Back in the old days, when most people voted on Election Day, well-run campaigns had the character of a symphony. They'd build strength through the summer before hitting a thunderous climax in late October.
City Councilor Jan Martin, who is pushing a proposed new property tax for Colorado Springs, sounds a more improvisational note as she talks about elections like this year's, to be conducted solely by mail ballot.
"Campaigns are still figuring out what to do," says Martin, whose approach has involved rallies and a Facebook page to secure early support for Measure 2C. "Once it's in the mail, it's done."
That sense of near-finality looming beyond Oct. 13, when ballots are mailed, should motivate candidates and issue activists into last-minute mode in the coming week. County election manager Liz Olson doesn't hesitate when asked when she expects ballots to start returning: "Probably the 14th."
Generally, election officials see a big wave of mail ballots coming back in the days after they are mailed, followed by a second wave around election day, which this year is Nov. 3.
Veteran campaigner Sarah Jack, director of political affairs for the Housing and Building Association of Colorado Springs, is well aware of the shortened timeline as she helps with the campaign opposing Measure 300, Douglas Bruce's latest effort to topple city enterprises. She explains that's the reason the campaign is going big before ballots go out, putting up billboards and running radio ads to get the message out widely.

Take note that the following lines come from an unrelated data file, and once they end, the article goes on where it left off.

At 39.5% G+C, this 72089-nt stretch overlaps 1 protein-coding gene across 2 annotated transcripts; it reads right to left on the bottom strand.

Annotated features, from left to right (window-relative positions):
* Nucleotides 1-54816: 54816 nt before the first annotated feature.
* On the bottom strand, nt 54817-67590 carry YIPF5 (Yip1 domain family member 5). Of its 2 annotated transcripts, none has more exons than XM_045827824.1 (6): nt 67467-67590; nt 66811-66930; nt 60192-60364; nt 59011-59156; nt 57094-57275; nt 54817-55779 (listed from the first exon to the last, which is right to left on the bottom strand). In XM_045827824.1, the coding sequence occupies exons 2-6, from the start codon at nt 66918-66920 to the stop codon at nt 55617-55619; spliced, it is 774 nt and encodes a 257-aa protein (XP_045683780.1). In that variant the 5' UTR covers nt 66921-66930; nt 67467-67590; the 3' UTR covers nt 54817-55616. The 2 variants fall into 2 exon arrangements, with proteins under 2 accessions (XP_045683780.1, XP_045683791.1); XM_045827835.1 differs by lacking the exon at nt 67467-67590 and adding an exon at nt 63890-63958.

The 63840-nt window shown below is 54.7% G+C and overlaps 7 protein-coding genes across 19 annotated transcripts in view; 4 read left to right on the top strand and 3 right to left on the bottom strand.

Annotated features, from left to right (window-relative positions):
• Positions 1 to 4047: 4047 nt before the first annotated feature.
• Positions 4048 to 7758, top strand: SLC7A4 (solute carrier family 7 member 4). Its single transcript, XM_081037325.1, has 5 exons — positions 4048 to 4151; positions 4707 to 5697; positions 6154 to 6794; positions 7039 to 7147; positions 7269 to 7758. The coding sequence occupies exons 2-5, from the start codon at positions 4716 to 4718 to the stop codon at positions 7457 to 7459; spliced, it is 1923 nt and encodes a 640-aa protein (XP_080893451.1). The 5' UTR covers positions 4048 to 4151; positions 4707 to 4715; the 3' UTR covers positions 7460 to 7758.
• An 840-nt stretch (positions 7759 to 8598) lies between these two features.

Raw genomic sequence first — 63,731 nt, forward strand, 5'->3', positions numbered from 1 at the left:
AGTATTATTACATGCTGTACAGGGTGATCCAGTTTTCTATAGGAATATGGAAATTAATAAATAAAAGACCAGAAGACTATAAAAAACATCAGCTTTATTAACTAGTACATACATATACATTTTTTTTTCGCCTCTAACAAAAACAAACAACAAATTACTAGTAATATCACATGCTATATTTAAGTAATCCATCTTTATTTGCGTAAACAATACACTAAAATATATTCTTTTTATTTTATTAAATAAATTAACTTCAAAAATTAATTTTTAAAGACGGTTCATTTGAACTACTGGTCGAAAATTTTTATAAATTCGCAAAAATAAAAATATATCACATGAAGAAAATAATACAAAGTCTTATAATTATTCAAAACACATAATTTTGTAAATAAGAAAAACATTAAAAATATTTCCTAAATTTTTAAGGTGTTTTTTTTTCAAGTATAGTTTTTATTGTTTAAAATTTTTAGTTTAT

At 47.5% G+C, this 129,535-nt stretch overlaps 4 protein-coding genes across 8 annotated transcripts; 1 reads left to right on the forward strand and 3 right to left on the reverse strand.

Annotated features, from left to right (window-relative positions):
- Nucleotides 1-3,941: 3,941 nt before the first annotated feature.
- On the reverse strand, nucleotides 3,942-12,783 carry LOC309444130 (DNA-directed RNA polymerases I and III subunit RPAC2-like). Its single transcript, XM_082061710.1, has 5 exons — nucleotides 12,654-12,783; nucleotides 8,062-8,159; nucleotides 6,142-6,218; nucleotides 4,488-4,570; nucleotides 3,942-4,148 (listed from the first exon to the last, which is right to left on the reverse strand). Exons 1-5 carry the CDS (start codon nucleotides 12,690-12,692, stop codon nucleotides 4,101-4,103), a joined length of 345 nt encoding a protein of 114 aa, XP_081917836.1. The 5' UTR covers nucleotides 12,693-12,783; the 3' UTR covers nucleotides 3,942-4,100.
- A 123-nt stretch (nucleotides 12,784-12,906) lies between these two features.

Though Bruce's bid is more or less a repeat of his Stormwater Enterprise issue that failed last year, the lateness of its addition to the '09 ballot gave the opposition only weeks to organize. And while some of its ads are getting out there, the Web site votenoon300.com appears to be afterthought — a single page counters Bruce's encyclopedic cityreforms.com.
Nor'wood vice president Kevin Walker, heading the campaign against Measure 300, says the short season is complicated by the additional challenge in a mail-only election of predicting who's actually going to return the ballots.
"Since everyone's going to get a ballot," Walker says, "you don't know who that is."
Olson says the county will send ballots to more than 270,000 people who voted last November, plus close to 30,000 more who are considered inactive only for failing to vote. Voters listed as inactive because of an address change won't get ballots, but they can still vote if they visit the clerk's Centennial Hall office before the election ends to update their records.
Turnout in off-year elections can be low; only 29 percent of voters returned ballots when the county did a mail-ballot election in 2007, as compared to 91 percent in last year's general election.
Using mail ballots only saves the county the expense of training election workers and staffing polling places. Though many also praise their convenience, some remember fondly the old days of polling-place elections.
"I think a lot of people miss going to the polls, and what we lose doesn't make up for the cost savings," says Manitou Springs mayoral candidate Marc Snyder. "I think we do lose something when we just put a stamp on the envelope and send it off."
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